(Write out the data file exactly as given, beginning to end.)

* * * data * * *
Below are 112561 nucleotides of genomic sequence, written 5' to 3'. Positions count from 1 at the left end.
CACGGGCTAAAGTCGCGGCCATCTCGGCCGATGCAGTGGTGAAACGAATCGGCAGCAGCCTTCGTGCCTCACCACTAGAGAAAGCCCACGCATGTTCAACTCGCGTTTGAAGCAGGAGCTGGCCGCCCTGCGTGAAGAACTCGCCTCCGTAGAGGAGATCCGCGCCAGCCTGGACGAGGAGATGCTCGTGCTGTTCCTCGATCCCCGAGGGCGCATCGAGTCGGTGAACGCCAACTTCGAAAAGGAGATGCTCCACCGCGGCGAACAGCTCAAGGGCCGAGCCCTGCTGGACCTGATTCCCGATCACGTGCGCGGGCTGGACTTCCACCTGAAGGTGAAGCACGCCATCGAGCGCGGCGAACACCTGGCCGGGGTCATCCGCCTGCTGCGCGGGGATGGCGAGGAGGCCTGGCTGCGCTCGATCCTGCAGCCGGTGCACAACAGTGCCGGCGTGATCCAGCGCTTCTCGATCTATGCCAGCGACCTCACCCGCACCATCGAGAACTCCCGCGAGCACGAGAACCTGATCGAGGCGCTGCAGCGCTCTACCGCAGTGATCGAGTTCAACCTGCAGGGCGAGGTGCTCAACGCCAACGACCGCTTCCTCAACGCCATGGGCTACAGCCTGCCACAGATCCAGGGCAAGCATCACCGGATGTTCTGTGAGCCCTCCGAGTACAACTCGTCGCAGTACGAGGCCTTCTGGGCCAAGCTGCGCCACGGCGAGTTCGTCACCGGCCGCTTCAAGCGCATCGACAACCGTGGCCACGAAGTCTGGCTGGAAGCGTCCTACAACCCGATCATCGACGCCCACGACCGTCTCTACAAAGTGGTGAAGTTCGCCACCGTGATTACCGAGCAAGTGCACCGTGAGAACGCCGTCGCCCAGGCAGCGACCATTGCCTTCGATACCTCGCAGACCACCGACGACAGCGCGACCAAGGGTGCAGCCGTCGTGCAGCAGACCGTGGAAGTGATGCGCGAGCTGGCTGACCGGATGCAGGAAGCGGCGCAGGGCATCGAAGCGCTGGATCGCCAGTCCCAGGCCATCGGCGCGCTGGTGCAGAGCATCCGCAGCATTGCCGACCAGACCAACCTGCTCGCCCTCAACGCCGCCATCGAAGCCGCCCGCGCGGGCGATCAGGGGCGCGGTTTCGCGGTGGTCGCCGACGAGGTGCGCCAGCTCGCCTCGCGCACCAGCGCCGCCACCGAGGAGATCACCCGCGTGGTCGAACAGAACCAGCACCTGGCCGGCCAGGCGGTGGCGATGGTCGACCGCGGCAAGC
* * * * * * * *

Below are 112561 nucleotides of genomic sequence, written 5' to 3'. Positions count from 1 at the left end.
CACGGGCTAAAGTCGCGGCCATCTCGGCCGATGCAGTGGTGAAACGAATCGGCAGCAGCCTTCGTGCCTCACCACTAGAGAAAGCCCACGCATGTTCAACTCGCGTTTGAAGCAGGAGCTGGCCGCCCTGCGTGAAGAACTCGCCTCCGTAGAGGAGATCCGCGCCAGCCTGGACGAGGAGATGCTCGTGCTGTTCCTCGATCCCCGAGGGCGCATCGAGTCGGTGAACGCCAACTTCGAAAAGGAGATGCTCCACCGCGGCGAACAGCTCAAGGGCCGAGCCCTGCTGGACCTGATTCCCGATCACGTGCGCGGGCTGGACTTCCACCTGAAGGTGAAGCACGCCATCGAGCGCGGCGAACACCTGGCCGGGGTCATCCGCCTGCTGCGCGGGGATGGCGAGGAGGCCTGGCTGCGCTCGATCCTGCAGCCGGTGCACAACAGTGCCGGCGTGATCCAGCGCTTCTCGATCTATGCCAGCGACCTCACCCGCACCATCGAGAACTCCCGCGAGCACGAGAACCTGATCGAGGCGCTGCAGCGCTCTACCGCAGTGATCGAGTTCAACCTGCAGGGCGAGGTGCTCAACGCCAACGACCGCTTCCTCAACGCCATGGGCTACAGCCTGCCACAGATCCAGGGCAAGCATCACCGGATGTTCTGTGAGCCCTCCGAGTACAACTCGTCGCAGTACGAGGCCTTCTGGGCCAAGCTGCGCCACGGCGAGTTCGTCACCGGCCGCTTCAAGCGCATCGACAACCGTGGCCACGAAGTCTGGCTGGAAGCGTCCTACAACCCGATCATCGACGCCCACGACCGTCTCTACAAAGTGGTGAAGTTCGCCACCGTGATTACCGAGCAAGTGCACCGTGAGAACGCCGTCGCCCAGGCAGCGACCATTGCCTTCGATACCTCGCAGACCACCGACGACAGCGCGACCAAGGGTGCAGCCGTCGTGCAGCAGACCGTGGAAGTGATGCGCGAGCTGGCTGACCGGATGCAGGAAGCGGCGCAGGGCATCGAAGCGCTGGATCGCCAGTCCCAGGCCATCGGCGCGCTGGTGCAGAGCATCCGCAGCATTGCCGACCAGACCAACCTGCTCGCCCTCAACGCCGCCATCGAAGCCGCCCGCGCGGGCGATCAGGGGCGCGGTTTCGCGGTGGTCGCCGACGAGGTGCGCCAGCTCGCCTCGCGCACCAGCGCCGCCACCGAGGAGATCACCCGCGTGGTCGAACAGAACCAGCACCTGGCCGGCCAGGCGGTGGCGATGGTCGACCGCGGCAAGC